Thanks so much for your participation in Wildlife Wednesday--it was real treat to read your post!

    1. Yes - I believe you are right on the mystery bird - it definitely looks like a female red-winged black bird. Thank for the help! I'll have to keep an eye out for her male counter-part. Now I have no idea which wrens are which...the Carolina and Bewick's looks so similar. I'll try to take more pics of the wrens this upcoming month to try to solve that mystery! Good luck with your swallowtail chrysalis!

  3. Beautiful photos with your new camera! You have so many visitors there for January. I'd love to find warblers in my garden. There are some in the area so maybe I will see them.

    1. Thanks, Shirley! It is fun to play with the camera now...but still lots to learn! This is the first year I've seen the warblers in my garden. This is also the first year that I've placed a suet cake on a flat surface (vs. a cage), and they seem to really be drawn to that! I see several out there nibbling on the suet several times a day.

  4. Wonderful post, Rebecca! It seems the hawks have been making the rounds. I'm really jealous of your caterpillars. You're so lucky to have them at this time of year, and the photos are beautiful. Looks to me like you've really gotten the hang of that camera. I got a new one in November and am still learning about things it will do that I had no idea about! I hope you enjoy it. Great post and pictures.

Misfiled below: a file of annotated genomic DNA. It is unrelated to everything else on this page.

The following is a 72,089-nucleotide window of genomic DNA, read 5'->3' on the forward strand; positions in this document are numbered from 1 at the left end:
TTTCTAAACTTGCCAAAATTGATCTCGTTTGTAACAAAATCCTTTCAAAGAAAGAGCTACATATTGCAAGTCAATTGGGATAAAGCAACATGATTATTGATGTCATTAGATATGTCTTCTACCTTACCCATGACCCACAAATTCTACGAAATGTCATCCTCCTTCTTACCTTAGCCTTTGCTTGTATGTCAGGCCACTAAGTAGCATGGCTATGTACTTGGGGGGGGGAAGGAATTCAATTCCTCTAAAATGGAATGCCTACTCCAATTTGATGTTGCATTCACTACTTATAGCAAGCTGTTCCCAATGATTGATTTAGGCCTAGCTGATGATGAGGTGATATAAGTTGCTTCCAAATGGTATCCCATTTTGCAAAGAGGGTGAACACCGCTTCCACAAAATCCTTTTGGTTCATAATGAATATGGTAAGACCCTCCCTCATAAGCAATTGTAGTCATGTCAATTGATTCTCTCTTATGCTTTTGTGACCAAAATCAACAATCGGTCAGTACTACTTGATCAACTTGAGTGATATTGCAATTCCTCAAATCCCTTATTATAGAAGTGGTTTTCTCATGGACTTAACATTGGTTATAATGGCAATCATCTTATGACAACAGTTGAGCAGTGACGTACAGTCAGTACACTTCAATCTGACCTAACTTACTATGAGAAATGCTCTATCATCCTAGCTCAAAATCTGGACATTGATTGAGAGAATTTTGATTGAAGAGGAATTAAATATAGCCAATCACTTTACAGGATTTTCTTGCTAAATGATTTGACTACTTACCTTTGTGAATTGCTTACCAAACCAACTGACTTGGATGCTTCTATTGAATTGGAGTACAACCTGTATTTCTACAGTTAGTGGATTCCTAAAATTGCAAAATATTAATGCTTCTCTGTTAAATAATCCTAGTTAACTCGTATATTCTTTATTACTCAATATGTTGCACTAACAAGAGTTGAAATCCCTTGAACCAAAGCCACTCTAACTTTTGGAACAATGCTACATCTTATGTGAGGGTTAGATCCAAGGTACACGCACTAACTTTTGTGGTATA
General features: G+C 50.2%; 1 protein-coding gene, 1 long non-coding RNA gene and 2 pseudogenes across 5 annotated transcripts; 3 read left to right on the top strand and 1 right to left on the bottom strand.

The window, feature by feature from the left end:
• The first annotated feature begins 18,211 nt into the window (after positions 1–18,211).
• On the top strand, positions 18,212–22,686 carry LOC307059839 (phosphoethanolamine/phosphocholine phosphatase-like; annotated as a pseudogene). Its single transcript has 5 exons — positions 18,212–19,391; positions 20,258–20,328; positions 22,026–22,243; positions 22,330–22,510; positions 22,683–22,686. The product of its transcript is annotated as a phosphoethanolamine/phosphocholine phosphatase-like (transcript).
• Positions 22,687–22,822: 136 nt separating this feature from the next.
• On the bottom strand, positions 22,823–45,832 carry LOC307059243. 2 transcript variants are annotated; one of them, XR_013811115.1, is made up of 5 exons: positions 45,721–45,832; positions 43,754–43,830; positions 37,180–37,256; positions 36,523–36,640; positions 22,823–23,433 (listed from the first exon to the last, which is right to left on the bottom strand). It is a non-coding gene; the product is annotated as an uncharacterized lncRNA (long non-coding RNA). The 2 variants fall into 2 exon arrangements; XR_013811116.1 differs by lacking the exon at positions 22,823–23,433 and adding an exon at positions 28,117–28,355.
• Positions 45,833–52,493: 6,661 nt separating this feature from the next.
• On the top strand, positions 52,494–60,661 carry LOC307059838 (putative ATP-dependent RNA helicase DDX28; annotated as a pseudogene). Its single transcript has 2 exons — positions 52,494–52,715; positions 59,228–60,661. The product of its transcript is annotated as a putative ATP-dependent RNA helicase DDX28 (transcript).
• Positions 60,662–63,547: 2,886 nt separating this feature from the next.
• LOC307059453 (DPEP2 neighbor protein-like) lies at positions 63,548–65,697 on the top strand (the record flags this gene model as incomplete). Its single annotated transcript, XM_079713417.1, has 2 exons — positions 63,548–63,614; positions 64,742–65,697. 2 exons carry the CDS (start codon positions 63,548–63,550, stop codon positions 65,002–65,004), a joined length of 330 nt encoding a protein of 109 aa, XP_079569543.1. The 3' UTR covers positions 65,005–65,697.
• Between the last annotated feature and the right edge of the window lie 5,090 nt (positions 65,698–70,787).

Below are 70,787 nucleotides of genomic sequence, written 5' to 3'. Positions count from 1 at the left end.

1. Thanks, Anna! I know - I love watching the hawks right now. On the weekends (at least the ones that haven't been rainy), I love drinking my morning coffee and just staring out the window watching the hawk(s) and abundance of other birds that are visiting the garden this time of year. Thanks for stopping by!

  5. Wow. What a great collection of birds!

    1. Thanks so much! I get more new varieties every year, which is encouraging since it is evidence that I'm building up my wildlife habitat on my little 3/4 acre plot.

  6. Congrats on the new camera. You're doing really well with it. Love those bird shots.

    I need to try the suet. Lots of birds like it. We've had trouble with Starlings coming and cleaning it out in just a few minutes, so haven't put any up in a while. Time to try again.

    1. The suet is definitely a big hit. I have some starlings, but either not enough, or not any that are too gluttonous, so each suet cake usually lasts a few weeks. The woodpeckers definitely love it, and the warblers are big fans of the suet that I leave on a flat surface. They definitely prefer munching on it that way then having to cling to a suet cage, so I will from now on always offer the cakes both ways to attract a wider variety of birds.